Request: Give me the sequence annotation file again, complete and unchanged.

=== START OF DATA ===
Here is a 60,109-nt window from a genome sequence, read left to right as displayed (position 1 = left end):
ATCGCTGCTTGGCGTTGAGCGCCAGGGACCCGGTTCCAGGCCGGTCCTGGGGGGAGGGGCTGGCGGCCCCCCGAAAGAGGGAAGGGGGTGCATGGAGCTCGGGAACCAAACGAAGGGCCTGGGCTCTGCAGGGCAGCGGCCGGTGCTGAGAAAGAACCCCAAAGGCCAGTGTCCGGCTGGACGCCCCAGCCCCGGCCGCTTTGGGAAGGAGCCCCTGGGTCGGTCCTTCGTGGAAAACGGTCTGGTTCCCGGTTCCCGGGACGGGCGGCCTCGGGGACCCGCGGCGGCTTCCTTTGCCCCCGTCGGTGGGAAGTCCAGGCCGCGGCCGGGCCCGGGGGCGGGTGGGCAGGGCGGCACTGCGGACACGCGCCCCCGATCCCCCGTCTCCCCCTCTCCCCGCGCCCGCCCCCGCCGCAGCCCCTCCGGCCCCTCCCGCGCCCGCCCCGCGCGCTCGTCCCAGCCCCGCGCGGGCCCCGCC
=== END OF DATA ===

Here is a 60,109-nt window from a genome sequence, read left to right as displayed (position 1 = left end):
ATCGCTGCTTGGCGTTGAGCGCCAGGGACCCGGTTCCAGGCCGGTCCTGGGGGGAGGGGCTGGCGGCCCCCCGAAAGAGGGAAGGGGGTGCATGGAGCTCGGGAACCAAACGAAGGGCCTGGGCTCTGCAGGGCAGCGGCCGGTGCTGAGAAAGAACCCCAAAGGCCAGTGTCCGGCTGGACGCCCCAGCCCCGGCCGCTTTGGGAAGGAGCCCCTGGGTCGGTCCTTCGTGGAAAACGGTCTGGTTCCCGGTTCCCGGGACGGGCGGCCTCGGGGACCCGCGGCGGCTTCCTTTGCCCCCGTCGGTGGGAAGTCCAGGCCGCGGCCGGGCCCGGGGGCGGGTGGGCAGGGCGGCACTGCGGACACGCGCCCCCGATCCCCCGTCTCCCCCTCTCCCCGCGCCCGCCCCCGCCGCAGCCCCTCCGGCCCCTCCCGCGCCCGCCCCGCGCGCTCGTCCCAGCCCCGCGCGGGCCCCGCC